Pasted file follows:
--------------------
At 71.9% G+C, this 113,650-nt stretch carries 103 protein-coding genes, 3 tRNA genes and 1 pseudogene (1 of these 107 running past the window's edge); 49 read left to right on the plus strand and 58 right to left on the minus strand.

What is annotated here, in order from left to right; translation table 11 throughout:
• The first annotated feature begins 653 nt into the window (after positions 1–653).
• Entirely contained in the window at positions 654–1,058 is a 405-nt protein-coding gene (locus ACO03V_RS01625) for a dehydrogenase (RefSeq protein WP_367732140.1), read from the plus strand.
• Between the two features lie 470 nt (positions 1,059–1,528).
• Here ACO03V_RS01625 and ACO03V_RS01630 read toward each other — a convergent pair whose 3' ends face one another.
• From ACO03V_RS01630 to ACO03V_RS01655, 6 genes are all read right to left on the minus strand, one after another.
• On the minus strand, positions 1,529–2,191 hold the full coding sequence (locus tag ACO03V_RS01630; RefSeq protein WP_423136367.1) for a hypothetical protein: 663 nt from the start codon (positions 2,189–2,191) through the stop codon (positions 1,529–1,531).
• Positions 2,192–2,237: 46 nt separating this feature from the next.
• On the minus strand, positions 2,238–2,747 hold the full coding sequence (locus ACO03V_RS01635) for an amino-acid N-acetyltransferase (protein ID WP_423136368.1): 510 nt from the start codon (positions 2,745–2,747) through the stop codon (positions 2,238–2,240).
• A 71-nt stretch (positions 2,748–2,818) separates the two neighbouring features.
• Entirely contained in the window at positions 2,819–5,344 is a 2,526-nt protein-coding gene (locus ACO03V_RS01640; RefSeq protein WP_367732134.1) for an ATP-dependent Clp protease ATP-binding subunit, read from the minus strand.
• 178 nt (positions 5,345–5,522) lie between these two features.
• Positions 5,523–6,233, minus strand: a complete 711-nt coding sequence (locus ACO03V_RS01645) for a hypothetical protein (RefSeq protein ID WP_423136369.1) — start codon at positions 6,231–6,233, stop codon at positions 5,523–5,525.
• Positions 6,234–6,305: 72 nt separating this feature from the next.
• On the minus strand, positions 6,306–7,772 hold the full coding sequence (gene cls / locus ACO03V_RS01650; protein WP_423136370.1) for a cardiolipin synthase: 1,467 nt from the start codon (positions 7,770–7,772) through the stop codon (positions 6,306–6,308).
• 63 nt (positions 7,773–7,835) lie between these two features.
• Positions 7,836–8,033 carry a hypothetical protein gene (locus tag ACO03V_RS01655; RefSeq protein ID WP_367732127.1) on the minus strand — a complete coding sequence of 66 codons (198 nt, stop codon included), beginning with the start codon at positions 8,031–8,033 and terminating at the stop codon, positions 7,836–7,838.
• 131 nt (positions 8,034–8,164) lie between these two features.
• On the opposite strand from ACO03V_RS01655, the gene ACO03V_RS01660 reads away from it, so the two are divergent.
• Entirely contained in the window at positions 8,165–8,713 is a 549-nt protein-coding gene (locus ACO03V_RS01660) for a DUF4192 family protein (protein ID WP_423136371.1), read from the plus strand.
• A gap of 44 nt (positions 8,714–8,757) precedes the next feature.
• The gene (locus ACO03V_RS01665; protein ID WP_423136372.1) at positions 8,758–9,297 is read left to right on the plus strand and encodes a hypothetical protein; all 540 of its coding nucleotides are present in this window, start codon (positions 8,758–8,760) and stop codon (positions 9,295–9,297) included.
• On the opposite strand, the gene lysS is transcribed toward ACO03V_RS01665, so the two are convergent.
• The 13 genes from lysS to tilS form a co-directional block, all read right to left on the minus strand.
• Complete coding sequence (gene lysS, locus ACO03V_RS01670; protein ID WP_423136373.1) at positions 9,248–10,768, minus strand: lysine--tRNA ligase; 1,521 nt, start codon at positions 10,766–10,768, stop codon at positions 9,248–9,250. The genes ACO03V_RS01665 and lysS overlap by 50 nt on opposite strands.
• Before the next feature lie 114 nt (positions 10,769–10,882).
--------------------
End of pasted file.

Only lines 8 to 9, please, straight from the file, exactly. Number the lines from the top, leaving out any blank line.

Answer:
• On the minus strand, positions 1,529–2,191 hold the full coding sequence (locus tag ACO03V_RS01630; RefSeq protein WP_423136367.1) for a hypothetical protein: 663 nt from the start codon (positions 2,189–2,191) through the stop codon (positions 1,529–1,531).
• Positions 2,192–2,237: 46 nt separating this feature from the next.